11 A three year average is used for the baselines. This reduces the chance that the baseline year has an unusually high or low rate. The baseline uses the most recent final official data available at the time the targets were set. In the case of the fatal work-related indicator, the baseline is the average rate for 2008 to Fatalities from the Pike River Coal Mine Tragedy, a catastrophic event (low frequency, high impact), have been excluded from the baseline in order to better capture the underlying trend in annual fatality rates. 5 However they are included in the rate. As a result, the rates for 2010, 2011 and 2012 were all above the baseline (see Table 1). Table 1: Age-standardised rate of fatal work-related injury (per 100,000 person years at risk) 2010 (avg ) 2011 (avg ) 2012 (avg ) 2016 target 2020 target Rate Change from baseline (Baseline Rate: 2.74) 46% higher* 33% higher* 13% higher* 10% lower 25% lower * Fatalities from the Pike River Coal Mine Tragedy, a catastrophic event, have been excluded from the baseline to better capture the underlying trend in annual fatality rates. However they are included in the rate. As a result, the rates for 2010, 2011 and 2012 were all above the baseline. 5 If catastrophic events were included in the baseline then it would be possible to achieve a 25 per cent reduction through the absence of a catastrophic event in subsequent years. However the absence of such an event in a year does not mean that the risk of this type of event occurring has been eliminated. 9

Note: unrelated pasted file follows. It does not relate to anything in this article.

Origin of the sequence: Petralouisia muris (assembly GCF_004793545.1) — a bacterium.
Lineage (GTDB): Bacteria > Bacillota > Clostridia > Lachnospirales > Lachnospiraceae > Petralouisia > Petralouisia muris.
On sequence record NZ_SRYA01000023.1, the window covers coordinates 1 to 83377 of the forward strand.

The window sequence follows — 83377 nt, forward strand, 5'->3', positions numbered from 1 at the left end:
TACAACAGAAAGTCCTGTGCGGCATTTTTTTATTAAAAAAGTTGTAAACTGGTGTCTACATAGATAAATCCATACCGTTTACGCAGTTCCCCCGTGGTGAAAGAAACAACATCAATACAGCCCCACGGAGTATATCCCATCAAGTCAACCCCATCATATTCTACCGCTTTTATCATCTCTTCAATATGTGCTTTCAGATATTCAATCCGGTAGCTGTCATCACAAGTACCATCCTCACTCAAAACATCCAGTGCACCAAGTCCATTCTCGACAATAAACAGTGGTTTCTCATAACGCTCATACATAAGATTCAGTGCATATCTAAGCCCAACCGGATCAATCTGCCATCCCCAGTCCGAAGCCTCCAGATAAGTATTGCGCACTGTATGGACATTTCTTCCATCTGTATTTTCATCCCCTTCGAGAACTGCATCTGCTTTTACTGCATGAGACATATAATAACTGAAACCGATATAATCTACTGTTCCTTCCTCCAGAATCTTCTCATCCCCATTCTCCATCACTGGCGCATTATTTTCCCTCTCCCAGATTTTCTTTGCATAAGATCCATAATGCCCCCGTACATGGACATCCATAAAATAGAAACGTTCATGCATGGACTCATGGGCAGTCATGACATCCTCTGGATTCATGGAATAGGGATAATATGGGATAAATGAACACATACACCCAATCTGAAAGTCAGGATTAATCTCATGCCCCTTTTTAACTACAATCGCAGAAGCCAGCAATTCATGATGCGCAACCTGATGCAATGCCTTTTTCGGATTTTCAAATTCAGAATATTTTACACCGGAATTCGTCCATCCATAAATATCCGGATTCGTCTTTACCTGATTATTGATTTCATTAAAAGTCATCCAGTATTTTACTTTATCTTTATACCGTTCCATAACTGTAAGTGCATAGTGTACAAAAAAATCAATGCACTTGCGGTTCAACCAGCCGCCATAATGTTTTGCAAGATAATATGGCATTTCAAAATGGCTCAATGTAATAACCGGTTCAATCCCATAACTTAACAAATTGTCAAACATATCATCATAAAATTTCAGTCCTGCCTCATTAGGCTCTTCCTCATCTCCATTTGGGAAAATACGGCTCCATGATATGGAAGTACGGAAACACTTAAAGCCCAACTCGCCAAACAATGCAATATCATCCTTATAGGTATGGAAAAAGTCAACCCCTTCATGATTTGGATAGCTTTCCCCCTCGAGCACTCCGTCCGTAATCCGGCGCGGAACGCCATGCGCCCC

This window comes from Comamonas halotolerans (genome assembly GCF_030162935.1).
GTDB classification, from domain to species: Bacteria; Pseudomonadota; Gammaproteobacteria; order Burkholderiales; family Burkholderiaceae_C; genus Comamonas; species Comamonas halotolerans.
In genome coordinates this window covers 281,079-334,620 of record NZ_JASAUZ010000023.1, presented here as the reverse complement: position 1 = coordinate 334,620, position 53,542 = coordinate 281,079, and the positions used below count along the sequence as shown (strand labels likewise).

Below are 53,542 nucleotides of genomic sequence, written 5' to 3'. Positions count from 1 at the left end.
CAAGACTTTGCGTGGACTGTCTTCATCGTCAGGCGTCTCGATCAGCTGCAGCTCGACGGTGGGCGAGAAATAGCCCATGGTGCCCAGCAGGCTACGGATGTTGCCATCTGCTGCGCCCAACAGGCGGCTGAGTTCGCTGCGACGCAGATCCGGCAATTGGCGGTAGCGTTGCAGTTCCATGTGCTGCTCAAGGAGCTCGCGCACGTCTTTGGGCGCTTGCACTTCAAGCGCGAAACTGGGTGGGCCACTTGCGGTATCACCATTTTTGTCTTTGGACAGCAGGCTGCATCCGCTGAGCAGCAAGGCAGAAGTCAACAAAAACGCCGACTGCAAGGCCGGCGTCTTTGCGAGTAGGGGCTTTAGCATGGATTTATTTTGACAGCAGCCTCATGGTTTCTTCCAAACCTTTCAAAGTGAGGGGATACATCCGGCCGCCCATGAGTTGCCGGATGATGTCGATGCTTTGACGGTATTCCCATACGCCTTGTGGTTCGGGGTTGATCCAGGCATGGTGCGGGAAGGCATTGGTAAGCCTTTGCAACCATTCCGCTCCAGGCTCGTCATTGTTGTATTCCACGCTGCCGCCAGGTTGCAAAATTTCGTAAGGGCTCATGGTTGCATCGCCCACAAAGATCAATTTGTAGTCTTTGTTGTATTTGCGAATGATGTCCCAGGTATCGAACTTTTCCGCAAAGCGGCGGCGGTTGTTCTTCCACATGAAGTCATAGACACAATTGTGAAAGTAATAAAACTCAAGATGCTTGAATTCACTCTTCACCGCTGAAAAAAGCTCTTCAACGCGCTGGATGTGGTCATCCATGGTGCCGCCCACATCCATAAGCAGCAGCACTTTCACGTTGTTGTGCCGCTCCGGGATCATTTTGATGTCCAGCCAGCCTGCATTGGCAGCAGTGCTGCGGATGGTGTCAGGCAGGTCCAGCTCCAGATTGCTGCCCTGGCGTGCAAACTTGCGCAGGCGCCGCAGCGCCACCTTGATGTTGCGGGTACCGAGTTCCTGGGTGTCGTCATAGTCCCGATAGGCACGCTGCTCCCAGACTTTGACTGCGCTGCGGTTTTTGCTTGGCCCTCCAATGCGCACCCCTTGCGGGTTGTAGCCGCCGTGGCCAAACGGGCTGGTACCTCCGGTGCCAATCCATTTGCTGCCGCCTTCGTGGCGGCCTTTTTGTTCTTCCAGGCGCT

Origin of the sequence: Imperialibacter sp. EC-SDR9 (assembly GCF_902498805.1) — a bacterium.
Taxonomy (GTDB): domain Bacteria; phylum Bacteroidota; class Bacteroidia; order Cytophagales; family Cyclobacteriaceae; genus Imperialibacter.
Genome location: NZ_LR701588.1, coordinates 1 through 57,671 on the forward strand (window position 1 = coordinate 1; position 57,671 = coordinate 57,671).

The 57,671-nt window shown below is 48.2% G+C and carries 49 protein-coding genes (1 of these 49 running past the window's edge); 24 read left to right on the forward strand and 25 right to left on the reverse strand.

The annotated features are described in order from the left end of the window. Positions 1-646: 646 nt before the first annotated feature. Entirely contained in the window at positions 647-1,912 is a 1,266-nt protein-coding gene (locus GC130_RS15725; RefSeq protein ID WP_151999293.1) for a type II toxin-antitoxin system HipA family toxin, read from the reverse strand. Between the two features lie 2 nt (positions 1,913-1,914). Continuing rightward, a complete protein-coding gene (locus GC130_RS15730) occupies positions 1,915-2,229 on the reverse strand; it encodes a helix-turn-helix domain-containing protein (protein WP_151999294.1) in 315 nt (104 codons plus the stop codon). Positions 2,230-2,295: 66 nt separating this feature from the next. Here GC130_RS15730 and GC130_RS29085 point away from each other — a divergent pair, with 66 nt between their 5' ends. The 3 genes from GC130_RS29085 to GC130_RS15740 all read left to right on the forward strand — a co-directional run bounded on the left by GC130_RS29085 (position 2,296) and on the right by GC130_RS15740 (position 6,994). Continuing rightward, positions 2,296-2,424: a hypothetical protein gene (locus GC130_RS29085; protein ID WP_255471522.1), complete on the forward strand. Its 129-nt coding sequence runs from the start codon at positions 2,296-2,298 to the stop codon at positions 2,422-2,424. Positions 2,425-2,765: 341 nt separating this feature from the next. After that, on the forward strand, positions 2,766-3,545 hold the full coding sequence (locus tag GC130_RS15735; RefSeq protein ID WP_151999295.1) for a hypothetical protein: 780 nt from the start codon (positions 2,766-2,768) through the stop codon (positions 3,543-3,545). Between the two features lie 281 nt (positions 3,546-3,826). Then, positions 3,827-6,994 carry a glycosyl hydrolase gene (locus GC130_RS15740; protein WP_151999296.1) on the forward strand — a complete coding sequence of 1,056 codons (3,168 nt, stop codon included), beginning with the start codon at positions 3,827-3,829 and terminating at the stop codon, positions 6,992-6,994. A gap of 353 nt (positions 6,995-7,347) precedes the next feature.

12 Indicator 2: Age-standardised rate of serious non-fatal work-related injury Direction of change: Decreased The rate of serious non-fatal work-related injury fell from 16.1 workers per 100,000 workers in 2012 to 15.8 per 100,000 in 2013 (Figure 2). This is 2 per cent lower than last year, however the change is not statistically significant. While the rate decreased between 2012 and 2013, the number of workers seriously injured increased from 384 in 2012 to approximately 394 in While the number of injuries increased, the rate decreased because of an increase in the population. Figure 2: Rate of work-related serious injury 25 AGE-STANDARDISED RATE PER 100,000 PERSON YEARS Rate Provisional rate Targets (2016, 2020) Baseline Source: Statistics New Zealand (2014) Serious Injury Outcome Indicators The baseline uses the most recent three years of final official data available at the time the targets were set. In the case of the serious non-fatal work-related indicator, the baseline is the average rate for 2008 to Table 2 displays the rates and difference from the target baseline. In 2012 rates were 0.1 per cent below the baseline, in 2013 this fell to 2 per cent below the baseline. Table 2: Age-standardised rate of serious non-fatal work-related injury (per 100,000 person years at risk) target 2020 target Rate Change from baseline (Baseline Rate: 16.09) 2% higher 0.1% lower 2% lower 10% lower 25% lower 10